In addition, the plan also contemplates the acquisition of land for other properties in the park. For example, the former site of Fillmore Elementary School is listed as a good location for a neighborhood park, if it is acquired by the city.

The board reacts
When the city council gave the presentation, Mayor Pro Tem Liz Sierawski was excited about the idea of ​​securing grants for future projects.

“It’s not necessarily free money, but it’s definitely an opportunity for us to get our money’s worth,” she said.

City Councilor Michael Radtke called the report “excellent”. Among the things he discussed, he wanted a sidewalk connecting Baumgartner Park and a better way for neighboring residents to access Moravian Park. He also said he wanted to see a community park in the 15 Mile Road and Van Dyke area, and expressed interest in reallocating the Fillmore Elementary School site for this purpose.

Radtke also inquired about the park lands the city owns near the Red Run Drain, near Moravian Drive and Schoenherr Road. In the master plan, Red Run Park is described as an “open, undeveloped space consisting of 15.2 acres of land.”

“Is it marked? Radtke said. “I don’t even know if… people know we have a park there. So if we could put, for example, a sign in front of it or something to let residents know that this is actually their property and that they can use it, I think that would be fascinating.

City Councilor Maria Schmidt said nothing in the master plan was set in stone, but rather a wish list. She said she had received phone calls and texts to find out if the town had already acquired the Fillmore property.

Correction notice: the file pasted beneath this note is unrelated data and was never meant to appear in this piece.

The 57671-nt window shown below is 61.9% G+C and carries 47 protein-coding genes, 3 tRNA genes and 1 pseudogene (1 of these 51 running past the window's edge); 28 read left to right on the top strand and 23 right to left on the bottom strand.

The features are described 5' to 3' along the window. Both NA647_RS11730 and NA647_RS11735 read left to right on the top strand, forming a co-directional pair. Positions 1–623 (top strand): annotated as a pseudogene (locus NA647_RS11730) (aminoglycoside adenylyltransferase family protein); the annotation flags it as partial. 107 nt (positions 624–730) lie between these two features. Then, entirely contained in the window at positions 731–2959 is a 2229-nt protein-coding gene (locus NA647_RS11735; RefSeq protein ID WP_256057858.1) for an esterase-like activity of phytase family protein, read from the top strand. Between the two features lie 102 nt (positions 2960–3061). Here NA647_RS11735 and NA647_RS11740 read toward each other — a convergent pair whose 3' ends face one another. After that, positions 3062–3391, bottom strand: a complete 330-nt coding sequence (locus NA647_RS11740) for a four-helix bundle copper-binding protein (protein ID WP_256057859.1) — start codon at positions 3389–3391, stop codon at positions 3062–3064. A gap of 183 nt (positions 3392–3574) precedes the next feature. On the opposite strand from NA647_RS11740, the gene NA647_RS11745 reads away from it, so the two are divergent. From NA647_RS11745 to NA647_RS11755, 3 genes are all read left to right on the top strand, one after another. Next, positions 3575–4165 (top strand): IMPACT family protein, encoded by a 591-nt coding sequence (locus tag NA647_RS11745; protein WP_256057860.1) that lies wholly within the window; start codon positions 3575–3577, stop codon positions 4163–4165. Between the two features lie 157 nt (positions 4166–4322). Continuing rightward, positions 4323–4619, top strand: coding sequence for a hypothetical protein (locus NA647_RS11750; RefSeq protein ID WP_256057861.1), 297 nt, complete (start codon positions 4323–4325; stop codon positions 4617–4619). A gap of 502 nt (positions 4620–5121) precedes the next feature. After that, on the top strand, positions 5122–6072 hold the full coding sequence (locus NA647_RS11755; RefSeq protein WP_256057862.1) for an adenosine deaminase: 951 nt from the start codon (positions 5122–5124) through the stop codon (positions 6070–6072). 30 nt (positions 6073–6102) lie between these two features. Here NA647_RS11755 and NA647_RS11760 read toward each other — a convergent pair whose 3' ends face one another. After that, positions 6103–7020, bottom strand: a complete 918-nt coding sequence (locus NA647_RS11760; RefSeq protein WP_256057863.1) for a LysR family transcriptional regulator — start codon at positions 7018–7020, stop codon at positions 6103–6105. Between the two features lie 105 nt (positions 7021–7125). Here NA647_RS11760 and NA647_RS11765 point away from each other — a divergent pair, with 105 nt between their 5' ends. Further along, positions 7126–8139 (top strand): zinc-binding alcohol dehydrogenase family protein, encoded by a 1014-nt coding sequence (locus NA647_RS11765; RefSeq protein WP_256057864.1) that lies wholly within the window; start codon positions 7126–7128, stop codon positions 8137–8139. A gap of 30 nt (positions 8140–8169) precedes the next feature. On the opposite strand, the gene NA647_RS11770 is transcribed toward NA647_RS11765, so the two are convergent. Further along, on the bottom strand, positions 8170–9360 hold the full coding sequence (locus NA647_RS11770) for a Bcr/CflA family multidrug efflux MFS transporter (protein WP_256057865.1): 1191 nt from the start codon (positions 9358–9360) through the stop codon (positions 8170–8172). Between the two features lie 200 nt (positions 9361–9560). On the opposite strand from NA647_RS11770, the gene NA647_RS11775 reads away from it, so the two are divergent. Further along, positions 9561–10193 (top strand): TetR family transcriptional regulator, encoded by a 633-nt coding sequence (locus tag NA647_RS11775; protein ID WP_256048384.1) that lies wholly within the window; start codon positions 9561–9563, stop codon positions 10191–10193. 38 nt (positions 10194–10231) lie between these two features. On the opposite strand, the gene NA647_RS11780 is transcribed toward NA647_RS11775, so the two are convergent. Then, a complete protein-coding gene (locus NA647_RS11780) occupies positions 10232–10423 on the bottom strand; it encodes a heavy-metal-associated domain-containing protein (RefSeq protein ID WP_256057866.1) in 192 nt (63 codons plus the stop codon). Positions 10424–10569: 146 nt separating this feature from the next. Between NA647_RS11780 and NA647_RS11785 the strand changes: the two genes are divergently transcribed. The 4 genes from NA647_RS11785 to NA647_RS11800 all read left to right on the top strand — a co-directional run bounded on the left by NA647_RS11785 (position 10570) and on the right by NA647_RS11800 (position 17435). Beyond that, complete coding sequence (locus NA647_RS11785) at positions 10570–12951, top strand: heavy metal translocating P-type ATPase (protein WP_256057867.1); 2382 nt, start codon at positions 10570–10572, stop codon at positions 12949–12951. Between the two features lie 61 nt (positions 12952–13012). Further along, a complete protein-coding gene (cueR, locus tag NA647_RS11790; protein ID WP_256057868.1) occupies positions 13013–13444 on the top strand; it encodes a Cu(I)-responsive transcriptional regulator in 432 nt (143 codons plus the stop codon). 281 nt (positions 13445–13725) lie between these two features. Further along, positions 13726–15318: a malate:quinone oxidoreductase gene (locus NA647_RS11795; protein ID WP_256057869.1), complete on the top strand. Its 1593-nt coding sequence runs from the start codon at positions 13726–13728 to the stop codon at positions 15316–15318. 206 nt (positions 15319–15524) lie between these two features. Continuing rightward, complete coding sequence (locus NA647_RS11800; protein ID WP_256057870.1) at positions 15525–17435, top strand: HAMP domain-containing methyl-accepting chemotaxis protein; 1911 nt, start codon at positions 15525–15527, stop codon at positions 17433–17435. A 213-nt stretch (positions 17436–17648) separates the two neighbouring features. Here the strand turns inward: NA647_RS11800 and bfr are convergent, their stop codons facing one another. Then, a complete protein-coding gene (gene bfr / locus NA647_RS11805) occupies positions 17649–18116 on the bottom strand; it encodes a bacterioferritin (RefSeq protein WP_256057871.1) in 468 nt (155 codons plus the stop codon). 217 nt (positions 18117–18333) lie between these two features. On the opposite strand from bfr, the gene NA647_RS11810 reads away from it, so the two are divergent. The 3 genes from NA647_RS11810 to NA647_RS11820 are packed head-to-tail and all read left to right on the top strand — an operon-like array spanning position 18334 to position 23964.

“It’s definitely in our plan, but there’s no deal in the order at the moment,” Langlois said. “In fact, we would need to get funding to even be able to do that, through grants, which would be one of our fundraising mechanisms. … We would be two years away from that.

Langlois said the Fillmore site is a potential opportunity since the town does not have a park in this area. He added that it would be desirable for the city to acquire some green space near 17 Mile Road – near Utica and Schoenherr Roads – for conservation purposes.

Councilor Deanna Koski asked about the Sterling Relief Trail, a proposed non-motorized path that could run east to west along the Sterling Relief Drain between 15 Mile Road and the Metropolitan Parkway. Langlois said it was included in the plan as a “potential opportunity”, and the report itself states “that there is no intention on the part of the City to pursue this project at this time. “.

Langlois also described a preferred option for the Iron Belle Trail connecting road through town. While the report states that the Clinton River Trail system is currently part of the Iron Belle, Langlois said the town hopes to continue the Iron Belle route south of Dodge Park, which will connect to Warren. He said he would prefer the road go through Baumgartner Park and then connect to Dodge Park Road via 15 Mile Road.

Mayor Michael Taylor wanted to know if there were plans for a disc golf course within two to five years, adding that “we’ve been talking about it for over a decade.”

Langlois said the plans collapsed over differences of opinion. He said the original plan used a space in Puffin Park to operate it, so he would like the city to make improvements to Puffin Park before reassessing any nine-hole disc golf plan.

The parks master plan is expected to be submitted to the Michigan MNR by February 1.

Learn more about Sterling Heights and its park master plan by visiting or calling (586) 446-2489.